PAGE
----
Now researchers from the U.S. Department of Energy’s Brookhaven National Laboratory, California State University and Northridge Soochow University, Shanghai Institute of Applied Physicists have introduced catalysts that can undergo 50,000 voltage cycles with a negligible decay in such catalytic activity and no apparent alterations in their structure and elemental composition. According to the study, the catalysts are nanoplates that comprise an atomically ordered lead and Pt core encompassed by a thick uniform shell of four Pt layers.
Till now, the most successful catalysts for enhancing the activity of oxygen reduction reaction or ORR are highly slow that significantly constraints fuel cell efficacy. After the research work, the scientists synthesized the nanoplates. Utilizing electron diffraction images and patterns from high – resolution scanning transmission electron microscopy or STEM, both of which disclose that the relative positions of atoms, he confirmed the core – shell structure and the sequence and composition of atoms.
With such information, the group distinguished how the nanoplates created with the individual Pb and Pt atoms. As a surprise, the surface planes were different and compressive strain in single direction and tensile strength in the other, discovering from the PtPb core.
Synchronization and microscopy characterization methods disclosed that the structure and elemental composition of the nanoplates did not alter following durability testing. “The electron microscopy work at the CFN was crucial in explaining why our nanoplates revealed such high catalytic activity and stability,” says Huang.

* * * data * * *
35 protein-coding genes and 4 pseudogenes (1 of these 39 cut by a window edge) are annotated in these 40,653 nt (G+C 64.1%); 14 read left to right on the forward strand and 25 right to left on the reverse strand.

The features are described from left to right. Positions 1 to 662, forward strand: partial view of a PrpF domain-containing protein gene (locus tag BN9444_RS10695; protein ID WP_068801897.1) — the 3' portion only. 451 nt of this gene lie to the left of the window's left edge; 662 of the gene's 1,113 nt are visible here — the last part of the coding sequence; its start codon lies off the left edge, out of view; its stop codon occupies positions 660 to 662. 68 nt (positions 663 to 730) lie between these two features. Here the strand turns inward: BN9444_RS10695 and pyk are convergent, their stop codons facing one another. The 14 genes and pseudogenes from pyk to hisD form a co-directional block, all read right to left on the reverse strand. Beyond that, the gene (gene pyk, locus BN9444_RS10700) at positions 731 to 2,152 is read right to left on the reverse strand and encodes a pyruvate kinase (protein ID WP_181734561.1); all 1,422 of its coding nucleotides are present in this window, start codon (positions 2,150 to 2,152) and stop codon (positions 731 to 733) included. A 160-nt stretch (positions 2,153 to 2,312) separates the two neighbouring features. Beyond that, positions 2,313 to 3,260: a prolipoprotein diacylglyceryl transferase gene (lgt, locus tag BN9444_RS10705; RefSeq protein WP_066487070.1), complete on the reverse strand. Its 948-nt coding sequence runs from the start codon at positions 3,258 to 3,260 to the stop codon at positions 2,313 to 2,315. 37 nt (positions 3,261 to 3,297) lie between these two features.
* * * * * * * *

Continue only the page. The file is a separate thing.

In comparison to the commercial Pt-on-carbon catalysts, the group’s PtPb and Ptnanoplates have one of the biggest ORR activities till date, considering the volume of Pt used into account and excellent durability. The group’s nanoplates also revealed high electrocatalytic activity and stability in oxidation reactions of ethanol and methanol.
“We believe that relatively thick and absolute Pt layers play a vital role in protecting the core,” says Su.
“Such study opens a novel way to introduce big tensile strain on the stable plane to accomplish extremely high activity for oxygen reduction catalysis. We consider that our method will inspire efforts to design novel nanostructured catalysts with big tensile strain for more effective catalysts,” says ShaojunGuo of Peking University and co-author of the study.
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